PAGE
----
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Nov 8, 2017 in Informative
Grief is a response to the loss of a loved one and has social, emotional, physical and behavioral dimensions. The process of grief has numerous natural and healthy steps. Additionally, the process of grieving differs from one person to another. Nonetheless, the basic process can be summarized to include shock and denial, intense concern, depression, despair and recovery. Elizabeth Kübler-Ross is a psychologist who provided the five stages of grief model that explains the grieving process (Videbeck, 2011). She noted that people undergo a sequence of poignant stages when they lose loved ones. These stages include the denial, irritation, bargaining, melancholy and acceptance phases. She had developed the model to assist patients with cancer dealing with imminent death. Nonetheless, it is applicable in explaining the process of grieving over the loss of a loved one.
In the denial stage, people state that they are okay even though they are not. Refutation can be conscious or cataleptic refusal to accept reality. Notably, it is a protective system used to cope with the loss. The second stage is anger, in which people try to understand why the unfortunate event happened to them. In this stage, people’s feelings are misplaced and they recognize that denial cannot help. Moreover, the anger can be manifested in various ways. Bargaining is the third stage in Elizabeth’s grieving model. It involves the belief that death can somehow be postponed (Nevid, 2009). She noted that many people hoped that they could find more time to do certain things.
The fourth stage is the depression and despair phase. In this stage, people normally understand that it is definite that they are dying. Thus, patients at this stage of grieving normally become silent and withdrawn. Notably, this stage makes people to disconnect with other individuals. Depression is a form of acceptance that has emotional connection. The last phase is the acceptance stage. In this stage, the grieving person accepts the situation.
Comparison with Job’s Story and Islam
The story of Job’s grieving in the Bible correlates with the five stage model of grief provided by Elizabeth. Job lost all his wealth and children and he was affected physically, financially, spiritually and emotionally. In chapter one, he recognizes that God gives and takes. This is a form of denial. Anger is shown in the second chapter when he wondered whether a good thing would come from God. Anger is also shown when he noted that he could not keep quiet, because he had to protest to his soul. The third stage is shown in chapter nine when he searches for someone to mediate between him and God. Additionally, depression is evidenced during the whole process of grieving. Finally, acceptance is evidenced in chapter thirteen when he decided to put his faith in God without considering the circumstances (Mazzalongo, 2010). However, Job interchanged the stages identified by Elizabeth. He did not follow the stages as described in the model.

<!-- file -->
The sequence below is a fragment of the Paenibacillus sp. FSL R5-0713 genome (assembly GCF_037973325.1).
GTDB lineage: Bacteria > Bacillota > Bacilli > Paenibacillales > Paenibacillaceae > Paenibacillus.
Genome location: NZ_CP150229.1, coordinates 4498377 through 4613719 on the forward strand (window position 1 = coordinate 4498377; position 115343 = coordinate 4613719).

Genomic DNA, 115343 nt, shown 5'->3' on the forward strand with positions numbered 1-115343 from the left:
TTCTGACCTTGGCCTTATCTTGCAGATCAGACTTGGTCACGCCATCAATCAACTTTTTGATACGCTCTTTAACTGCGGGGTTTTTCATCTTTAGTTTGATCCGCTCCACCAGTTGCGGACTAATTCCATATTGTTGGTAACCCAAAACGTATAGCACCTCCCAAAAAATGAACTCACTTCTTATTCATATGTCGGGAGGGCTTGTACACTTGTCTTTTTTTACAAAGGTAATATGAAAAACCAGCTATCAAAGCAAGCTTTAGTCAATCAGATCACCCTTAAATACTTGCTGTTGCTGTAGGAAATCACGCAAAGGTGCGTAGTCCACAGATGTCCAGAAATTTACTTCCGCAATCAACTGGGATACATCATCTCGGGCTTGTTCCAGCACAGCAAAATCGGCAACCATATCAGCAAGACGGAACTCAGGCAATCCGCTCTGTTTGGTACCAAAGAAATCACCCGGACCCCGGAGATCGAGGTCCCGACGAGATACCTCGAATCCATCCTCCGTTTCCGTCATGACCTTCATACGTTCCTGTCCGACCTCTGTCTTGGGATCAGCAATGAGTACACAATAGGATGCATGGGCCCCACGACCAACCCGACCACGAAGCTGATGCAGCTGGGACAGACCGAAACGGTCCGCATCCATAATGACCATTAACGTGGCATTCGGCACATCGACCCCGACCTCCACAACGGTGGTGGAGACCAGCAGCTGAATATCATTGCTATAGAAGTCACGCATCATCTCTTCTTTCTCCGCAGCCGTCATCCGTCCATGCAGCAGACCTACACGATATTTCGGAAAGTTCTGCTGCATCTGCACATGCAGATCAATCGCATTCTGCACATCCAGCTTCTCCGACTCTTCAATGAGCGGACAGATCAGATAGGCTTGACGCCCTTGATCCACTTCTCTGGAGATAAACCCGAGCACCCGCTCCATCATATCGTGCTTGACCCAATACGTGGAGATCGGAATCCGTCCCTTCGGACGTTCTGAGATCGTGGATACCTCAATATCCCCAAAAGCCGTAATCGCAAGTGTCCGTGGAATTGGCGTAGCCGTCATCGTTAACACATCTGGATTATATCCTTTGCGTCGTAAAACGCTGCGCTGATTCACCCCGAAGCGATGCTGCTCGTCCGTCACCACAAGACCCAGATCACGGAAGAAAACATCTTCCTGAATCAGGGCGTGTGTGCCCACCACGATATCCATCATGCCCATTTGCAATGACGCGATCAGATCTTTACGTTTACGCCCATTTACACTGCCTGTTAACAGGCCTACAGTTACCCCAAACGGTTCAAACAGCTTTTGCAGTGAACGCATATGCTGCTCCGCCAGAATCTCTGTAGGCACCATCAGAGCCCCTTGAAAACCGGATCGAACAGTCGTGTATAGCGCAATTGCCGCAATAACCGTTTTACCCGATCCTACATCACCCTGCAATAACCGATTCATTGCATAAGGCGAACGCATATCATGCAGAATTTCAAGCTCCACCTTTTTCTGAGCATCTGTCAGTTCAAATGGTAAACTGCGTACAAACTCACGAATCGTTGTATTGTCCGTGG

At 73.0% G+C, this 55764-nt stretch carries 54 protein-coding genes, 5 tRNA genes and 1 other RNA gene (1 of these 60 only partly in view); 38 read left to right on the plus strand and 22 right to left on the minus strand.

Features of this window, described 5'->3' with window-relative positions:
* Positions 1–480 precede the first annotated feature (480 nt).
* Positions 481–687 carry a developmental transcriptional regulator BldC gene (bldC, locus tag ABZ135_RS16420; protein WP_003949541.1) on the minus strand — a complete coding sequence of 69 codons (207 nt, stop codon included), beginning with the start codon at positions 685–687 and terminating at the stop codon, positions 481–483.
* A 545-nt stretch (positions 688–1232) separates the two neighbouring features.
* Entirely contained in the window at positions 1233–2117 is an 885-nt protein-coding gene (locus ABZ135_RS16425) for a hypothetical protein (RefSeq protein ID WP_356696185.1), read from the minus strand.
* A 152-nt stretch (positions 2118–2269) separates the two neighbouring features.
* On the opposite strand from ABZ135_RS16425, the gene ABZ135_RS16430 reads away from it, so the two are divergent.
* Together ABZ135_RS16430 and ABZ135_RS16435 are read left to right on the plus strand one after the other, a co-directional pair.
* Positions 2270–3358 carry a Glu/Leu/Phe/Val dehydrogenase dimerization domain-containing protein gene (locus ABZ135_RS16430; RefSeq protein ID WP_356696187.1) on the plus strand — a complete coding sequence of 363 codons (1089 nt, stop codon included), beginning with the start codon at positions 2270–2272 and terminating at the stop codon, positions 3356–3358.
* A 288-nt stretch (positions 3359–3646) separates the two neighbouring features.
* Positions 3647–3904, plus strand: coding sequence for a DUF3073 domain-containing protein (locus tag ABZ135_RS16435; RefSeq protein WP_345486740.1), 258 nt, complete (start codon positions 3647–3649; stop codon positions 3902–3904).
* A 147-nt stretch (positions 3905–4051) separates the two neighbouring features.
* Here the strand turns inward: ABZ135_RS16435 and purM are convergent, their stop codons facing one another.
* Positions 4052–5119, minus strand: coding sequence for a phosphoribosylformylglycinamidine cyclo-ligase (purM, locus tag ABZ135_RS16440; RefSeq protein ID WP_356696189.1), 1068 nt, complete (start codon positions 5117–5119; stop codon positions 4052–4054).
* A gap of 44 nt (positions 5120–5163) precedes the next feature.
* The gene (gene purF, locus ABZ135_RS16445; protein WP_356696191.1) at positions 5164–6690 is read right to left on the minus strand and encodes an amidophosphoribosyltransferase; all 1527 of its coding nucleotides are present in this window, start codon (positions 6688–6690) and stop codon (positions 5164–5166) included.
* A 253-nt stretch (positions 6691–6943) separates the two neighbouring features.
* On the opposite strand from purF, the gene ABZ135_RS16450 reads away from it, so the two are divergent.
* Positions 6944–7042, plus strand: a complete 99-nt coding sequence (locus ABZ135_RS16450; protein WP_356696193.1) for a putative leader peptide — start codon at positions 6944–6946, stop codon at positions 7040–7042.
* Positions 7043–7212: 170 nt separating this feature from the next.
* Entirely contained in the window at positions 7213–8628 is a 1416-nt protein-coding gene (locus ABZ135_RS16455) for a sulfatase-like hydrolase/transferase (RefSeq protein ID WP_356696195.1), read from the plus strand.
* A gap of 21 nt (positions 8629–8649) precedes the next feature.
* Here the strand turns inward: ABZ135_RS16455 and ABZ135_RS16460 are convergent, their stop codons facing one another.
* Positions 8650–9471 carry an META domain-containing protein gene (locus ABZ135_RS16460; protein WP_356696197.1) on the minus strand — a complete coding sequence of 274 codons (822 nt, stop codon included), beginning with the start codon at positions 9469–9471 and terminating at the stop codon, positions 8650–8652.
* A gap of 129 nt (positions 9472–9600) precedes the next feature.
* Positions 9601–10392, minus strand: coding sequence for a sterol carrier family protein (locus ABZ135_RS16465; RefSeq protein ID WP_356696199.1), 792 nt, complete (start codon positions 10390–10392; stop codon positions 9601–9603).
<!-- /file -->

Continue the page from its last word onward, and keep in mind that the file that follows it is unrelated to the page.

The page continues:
People react differently to grief. Furthermore, Elizabeth’s stages of grief are applicable to everyone irrespective of their religion. Thus, Muslims go through the stages of grief that are similar to those that Job experienced. Notably, religion does not make people react differently to grief (Ruqaiyyah, 2012). Nonetheless, Muslims are guided by the principles of Islam and they guide how Muslims react to grief. Hence, some of the stages of grief may not be evidenced when a Muslim is grieving. Islam does not expect Muslims to grieve as if they have no hope. Thus, denial and distortion of reality is discouraged (Hashmi, 2008). Moreover, in some Islamic countries, women are not expected to show emotional reactions when grieving. These deviate from the stages provided by Elizabeth. However, in Christianity people can react emotionally and go through all the stages described by Elizabeth.
Interaction of Joy with the Stages of Grief
During grieving, it is possible for the bereaved to experience joy. In many cases, people in the acceptance stage are likely to experience joy as they have agreed with their predicament. In the acceptance stage, people are free from blame, anger and depression. Thus, it is possible for them to feel happiness. However, it does not replace the grief that the individuals experience (Berns, 2012). In other words, sorrow and joy have a relationship and interact during grieving in the acceptance stage. This research has provided a great insight in the grieving process. It has provided a basic explanation of how grieving takes place. More importantly, it has shaped my conceptualization of the phenomenon. My preferred method of coping with grief is according to the model provided by Elizabeth Kubler-Ross.